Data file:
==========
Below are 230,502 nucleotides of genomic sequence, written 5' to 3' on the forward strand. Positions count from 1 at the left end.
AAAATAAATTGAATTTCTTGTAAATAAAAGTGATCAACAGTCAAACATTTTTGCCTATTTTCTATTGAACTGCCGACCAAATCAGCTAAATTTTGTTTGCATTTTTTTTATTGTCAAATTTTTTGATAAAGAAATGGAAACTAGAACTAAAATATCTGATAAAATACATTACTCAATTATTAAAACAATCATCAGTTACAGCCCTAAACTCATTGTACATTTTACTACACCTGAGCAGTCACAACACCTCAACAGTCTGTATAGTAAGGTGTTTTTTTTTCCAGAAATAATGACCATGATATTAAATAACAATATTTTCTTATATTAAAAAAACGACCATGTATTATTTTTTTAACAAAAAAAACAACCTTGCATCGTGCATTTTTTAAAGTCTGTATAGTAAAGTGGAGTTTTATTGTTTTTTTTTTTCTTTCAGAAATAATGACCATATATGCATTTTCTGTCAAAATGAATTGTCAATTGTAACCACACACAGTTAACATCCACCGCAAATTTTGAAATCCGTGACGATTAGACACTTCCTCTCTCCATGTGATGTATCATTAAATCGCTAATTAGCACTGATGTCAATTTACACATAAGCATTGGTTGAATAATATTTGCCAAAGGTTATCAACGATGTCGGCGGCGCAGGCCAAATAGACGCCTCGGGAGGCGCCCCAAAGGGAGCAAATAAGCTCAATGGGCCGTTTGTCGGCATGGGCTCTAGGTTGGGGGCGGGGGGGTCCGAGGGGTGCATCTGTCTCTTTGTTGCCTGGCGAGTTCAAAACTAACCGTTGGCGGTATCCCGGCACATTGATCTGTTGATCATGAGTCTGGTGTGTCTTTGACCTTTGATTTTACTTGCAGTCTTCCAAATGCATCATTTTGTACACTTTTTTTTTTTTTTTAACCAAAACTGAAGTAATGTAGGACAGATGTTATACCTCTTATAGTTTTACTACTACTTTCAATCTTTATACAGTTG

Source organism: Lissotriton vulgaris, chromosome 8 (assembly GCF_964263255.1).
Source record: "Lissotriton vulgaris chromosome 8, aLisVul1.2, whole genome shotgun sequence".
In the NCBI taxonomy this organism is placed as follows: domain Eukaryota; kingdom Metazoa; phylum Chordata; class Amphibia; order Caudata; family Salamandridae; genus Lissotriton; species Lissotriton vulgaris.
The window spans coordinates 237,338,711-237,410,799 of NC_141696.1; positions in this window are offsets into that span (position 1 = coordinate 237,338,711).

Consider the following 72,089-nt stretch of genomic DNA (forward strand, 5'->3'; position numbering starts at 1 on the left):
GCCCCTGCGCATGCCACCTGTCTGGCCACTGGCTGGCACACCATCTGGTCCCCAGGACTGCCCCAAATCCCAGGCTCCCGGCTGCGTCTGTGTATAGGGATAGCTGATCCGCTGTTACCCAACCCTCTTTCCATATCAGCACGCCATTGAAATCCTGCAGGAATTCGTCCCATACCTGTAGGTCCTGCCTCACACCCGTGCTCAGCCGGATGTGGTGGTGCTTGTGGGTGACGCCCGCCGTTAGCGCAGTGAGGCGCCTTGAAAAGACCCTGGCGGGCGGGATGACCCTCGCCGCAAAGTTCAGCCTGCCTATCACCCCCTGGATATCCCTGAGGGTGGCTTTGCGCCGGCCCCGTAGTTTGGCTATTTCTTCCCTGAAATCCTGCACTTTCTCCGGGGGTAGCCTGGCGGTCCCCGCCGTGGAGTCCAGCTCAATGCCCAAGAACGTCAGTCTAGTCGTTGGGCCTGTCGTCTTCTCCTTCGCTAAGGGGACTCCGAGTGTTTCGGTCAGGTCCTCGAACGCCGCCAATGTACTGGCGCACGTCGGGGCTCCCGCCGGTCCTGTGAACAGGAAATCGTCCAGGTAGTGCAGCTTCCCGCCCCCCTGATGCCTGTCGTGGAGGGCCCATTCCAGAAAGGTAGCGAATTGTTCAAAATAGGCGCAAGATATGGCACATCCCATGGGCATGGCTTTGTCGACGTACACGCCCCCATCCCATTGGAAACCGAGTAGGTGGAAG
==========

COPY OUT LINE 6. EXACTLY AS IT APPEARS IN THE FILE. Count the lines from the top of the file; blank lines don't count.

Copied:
The window spans coordinates 237,338,711-237,410,799 of NC_141696.1; positions in this window are offsets into that span (position 1 = coordinate 237,338,711).